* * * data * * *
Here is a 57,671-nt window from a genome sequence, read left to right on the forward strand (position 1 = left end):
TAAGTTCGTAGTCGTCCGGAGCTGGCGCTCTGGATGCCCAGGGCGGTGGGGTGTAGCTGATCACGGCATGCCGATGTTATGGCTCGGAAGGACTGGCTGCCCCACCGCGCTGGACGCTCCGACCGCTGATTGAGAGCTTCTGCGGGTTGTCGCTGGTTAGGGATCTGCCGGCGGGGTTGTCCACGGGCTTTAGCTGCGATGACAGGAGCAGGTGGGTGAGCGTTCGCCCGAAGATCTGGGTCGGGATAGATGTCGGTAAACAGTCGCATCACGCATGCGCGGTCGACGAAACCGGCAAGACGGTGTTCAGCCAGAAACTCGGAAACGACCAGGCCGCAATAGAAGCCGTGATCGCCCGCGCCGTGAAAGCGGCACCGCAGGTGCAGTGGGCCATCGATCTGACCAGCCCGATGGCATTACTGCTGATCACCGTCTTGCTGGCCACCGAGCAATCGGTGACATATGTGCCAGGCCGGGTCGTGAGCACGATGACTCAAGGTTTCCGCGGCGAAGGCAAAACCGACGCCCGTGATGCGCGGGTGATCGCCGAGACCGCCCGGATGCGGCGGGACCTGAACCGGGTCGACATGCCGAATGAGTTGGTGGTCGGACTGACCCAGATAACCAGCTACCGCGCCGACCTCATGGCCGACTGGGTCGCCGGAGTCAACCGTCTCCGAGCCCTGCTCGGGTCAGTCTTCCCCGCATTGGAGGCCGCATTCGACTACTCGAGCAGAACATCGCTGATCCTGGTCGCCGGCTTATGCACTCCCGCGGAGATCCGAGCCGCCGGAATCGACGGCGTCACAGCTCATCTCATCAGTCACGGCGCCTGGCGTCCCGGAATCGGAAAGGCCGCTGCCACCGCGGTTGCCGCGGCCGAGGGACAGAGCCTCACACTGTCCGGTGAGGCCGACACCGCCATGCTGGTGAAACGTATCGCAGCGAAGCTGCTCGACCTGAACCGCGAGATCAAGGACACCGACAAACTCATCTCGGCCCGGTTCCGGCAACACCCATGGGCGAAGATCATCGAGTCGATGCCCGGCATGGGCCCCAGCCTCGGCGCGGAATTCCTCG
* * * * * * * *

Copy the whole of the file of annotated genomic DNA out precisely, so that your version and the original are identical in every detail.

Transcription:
Here is a 57,671-nt window from a genome sequence, read left to right on the forward strand (position 1 = left end):
TAAGTTCGTAGTCGTCCGGAGCTGGCGCTCTGGATGCCCAGGGCGGTGGGGTGTAGCTGATCACGGCATGCCGATGTTATGGCTCGGAAGGACTGGCTGCCCCACCGCGCTGGACGCTCCGACCGCTGATTGAGAGCTTCTGCGGGTTGTCGCTGGTTAGGGATCTGCCGGCGGGGTTGTCCACGGGCTTTAGCTGCGATGACAGGAGCAGGTGGGTGAGCGTTCGCCCGAAGATCTGGGTCGGGATAGATGTCGGTAAACAGTCGCATCACGCATGCGCGGTCGACGAAACCGGCAAGACGGTGTTCAGCCAGAAACTCGGAAACGACCAGGCCGCAATAGAAGCCGTGATCGCCCGCGCCGTGAAAGCGGCACCGCAGGTGCAGTGGGCCATCGATCTGACCAGCCCGATGGCATTACTGCTGATCACCGTCTTGCTGGCCACCGAGCAATCGGTGACATATGTGCCAGGCCGGGTCGTGAGCACGATGACTCAAGGTTTCCGCGGCGAAGGCAAAACCGACGCCCGTGATGCGCGGGTGATCGCCGAGACCGCCCGGATGCGGCGGGACCTGAACCGGGTCGACATGCCGAATGAGTTGGTGGTCGGACTGACCCAGATAACCAGCTACCGCGCCGACCTCATGGCCGACTGGGTCGCCGGAGTCAACCGTCTCCGAGCCCTGCTCGGGTCAGTCTTCCCCGCATTGGAGGCCGCATTCGACTACTCGAGCAGAACATCGCTGATCCTGGTCGCCGGCTTATGCACTCCCGCGGAGATCCGAGCCGCCGGAATCGACGGCGTCACAGCTCATCTCATCAGTCACGGCGCCTGGCGTCCCGGAATCGGAAAGGCCGCTGCCACCGCGGTTGCCGCGGCCGAGGGACAGAGCCTCACACTGTCCGGTGAGGCCGACACCGCCATGCTGGTGAAACGTATCGCAGCGAAGCTGCTCGACCTGAACCGCGAGATCAAGGACACCGACAAACTCATCTCGGCCCGGTTCCGGCAACACCCATGGGCGAAGATCATCGAGTCGATGCCCGGCATGGGCCCCAGCCTCGGCGCGGAATTCCTCG